Step 3: Once you determine your final placement, remove the two eggs and begin by stitching the ham to the front plate. To make clean and invisible stitching, go around the posts of the final round rather than the tops of the stitches. Secure the green ends of yarn in the back of the plate.

Step 3: Again return the eggs to the plate to check your placement. Some overlapping is recommended for graphic interest. Remove the egg that goes on last and stitch the other egg in place. In this example the first egg to be stitched into place is the one nearest the top of the potholder. Again, using the log yarn tail left and the smaller blunt-nosed needle stitch into place going around the posts of the final spiral round. Also, you may want to make a few stitches more toward the center to keep the egg flat for future use and washings.

Step 4: Stitch the second egg in place. Secure loose ends in the back.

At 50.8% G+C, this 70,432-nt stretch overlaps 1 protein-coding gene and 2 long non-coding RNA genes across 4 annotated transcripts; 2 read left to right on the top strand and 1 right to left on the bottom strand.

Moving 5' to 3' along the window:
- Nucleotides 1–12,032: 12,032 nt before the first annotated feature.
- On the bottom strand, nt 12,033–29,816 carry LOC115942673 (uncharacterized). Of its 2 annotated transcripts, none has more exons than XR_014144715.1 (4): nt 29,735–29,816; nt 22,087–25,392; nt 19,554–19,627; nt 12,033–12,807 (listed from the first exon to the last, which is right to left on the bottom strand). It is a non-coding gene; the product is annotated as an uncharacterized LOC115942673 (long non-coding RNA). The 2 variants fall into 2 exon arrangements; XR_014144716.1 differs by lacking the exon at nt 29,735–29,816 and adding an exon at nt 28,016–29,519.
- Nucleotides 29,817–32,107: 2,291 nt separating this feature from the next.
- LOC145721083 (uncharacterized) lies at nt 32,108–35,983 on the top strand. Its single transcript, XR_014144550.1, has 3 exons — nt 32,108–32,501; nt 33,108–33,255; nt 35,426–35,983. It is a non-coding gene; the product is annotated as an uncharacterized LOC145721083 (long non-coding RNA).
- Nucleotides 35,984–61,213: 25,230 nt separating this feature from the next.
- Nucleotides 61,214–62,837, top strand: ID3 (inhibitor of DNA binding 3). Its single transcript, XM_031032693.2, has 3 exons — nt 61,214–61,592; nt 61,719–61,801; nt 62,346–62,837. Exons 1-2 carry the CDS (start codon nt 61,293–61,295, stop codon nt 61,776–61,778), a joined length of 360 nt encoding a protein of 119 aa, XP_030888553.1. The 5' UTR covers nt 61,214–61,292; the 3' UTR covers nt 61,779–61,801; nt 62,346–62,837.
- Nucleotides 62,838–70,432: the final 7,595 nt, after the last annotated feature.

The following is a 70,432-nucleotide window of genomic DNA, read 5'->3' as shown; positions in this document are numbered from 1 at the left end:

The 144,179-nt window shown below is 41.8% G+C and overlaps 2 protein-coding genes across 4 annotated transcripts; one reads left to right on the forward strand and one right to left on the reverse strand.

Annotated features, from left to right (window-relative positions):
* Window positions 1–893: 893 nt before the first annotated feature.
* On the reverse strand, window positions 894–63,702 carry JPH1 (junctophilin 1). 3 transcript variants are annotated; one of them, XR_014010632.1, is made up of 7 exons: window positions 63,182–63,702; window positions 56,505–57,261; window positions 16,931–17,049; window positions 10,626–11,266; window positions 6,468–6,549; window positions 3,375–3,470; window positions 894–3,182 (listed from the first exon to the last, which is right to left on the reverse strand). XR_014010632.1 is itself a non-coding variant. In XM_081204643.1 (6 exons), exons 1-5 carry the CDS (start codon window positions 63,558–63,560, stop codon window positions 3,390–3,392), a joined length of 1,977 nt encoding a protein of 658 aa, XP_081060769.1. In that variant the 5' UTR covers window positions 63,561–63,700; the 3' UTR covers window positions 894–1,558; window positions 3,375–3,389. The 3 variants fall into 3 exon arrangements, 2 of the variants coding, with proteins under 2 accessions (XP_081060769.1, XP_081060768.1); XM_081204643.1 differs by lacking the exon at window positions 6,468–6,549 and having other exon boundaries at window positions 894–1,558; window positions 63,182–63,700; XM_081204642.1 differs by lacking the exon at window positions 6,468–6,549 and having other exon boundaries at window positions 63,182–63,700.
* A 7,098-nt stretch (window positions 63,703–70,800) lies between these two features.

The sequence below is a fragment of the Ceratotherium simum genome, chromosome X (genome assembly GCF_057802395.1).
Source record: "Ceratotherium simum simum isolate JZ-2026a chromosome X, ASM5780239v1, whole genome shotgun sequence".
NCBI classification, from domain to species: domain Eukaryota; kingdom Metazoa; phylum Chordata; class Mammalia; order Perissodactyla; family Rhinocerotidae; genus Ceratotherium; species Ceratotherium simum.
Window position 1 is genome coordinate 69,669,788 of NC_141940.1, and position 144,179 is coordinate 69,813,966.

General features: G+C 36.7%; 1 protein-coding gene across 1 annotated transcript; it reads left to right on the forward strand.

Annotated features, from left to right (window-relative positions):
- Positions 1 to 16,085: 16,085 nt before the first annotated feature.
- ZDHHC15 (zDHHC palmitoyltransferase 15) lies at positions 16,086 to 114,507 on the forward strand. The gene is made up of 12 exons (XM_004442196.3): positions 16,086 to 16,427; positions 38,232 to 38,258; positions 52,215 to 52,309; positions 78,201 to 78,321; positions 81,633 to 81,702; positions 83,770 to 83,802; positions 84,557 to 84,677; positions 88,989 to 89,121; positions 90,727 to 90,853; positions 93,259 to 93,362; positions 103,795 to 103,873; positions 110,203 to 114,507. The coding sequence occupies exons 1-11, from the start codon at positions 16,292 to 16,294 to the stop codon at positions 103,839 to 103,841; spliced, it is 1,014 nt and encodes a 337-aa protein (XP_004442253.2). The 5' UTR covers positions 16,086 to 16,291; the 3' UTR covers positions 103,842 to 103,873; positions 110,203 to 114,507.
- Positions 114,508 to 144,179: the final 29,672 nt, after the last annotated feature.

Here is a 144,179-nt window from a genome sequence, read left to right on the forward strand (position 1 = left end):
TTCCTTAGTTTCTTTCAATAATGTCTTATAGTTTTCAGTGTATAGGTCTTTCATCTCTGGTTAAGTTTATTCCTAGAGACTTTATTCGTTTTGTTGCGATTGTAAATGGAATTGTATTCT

Photo 9: Final Assembly
Step 1: Line up the front plate to match the back plate and pin together. Large corsage pins are handy for this step.

Step 2: Determine the exact middle top and start there with a contrasting color (Sugar 'n Cream, Lilac) leaving a 10-12 inch tail for later use when attaching the plastic hanging ring.

Step 3: Using an H hook, hdc around the entire plate increasing as necessary for the edging and plate to lie flat.

Step 4: When you reach the starting point, leave a 30-36 inch tail to cover the plastic ring, as explained in the steps of the next photo.

Photo 10: Plastic Ring
Step 1: With the large blunt-nosed needle and the shorter of the two yarn tails, secure and attach the plastic ring to the top of the potholder by going around the ring and discreetly into the purple edging 4-6 times.

Step 2: With the large blunt-nosed needle and the larger of the two yarn tails, make tight button hole stitches (also called blanket stitch) around the entire ring and in the process covering up the first few attaching stitches made with the shorter tail.

Step 3: Secure your yarn ends. All done.

Photo 11: Green, Purple, Blue and Orange Eggs and Ham
Might as well have a little fun with this! Why stop at Green Eggs and Ham? I wonder what Sam-I-Am would say about orange eggs and ham...

Copyright 2010. Delights/C.Lowman. All Rights Reserved.


  1. Oh my goodness this is funny! I can't wait to try it. Thanks for the pattern.

  2. very funny and good imagination create more and more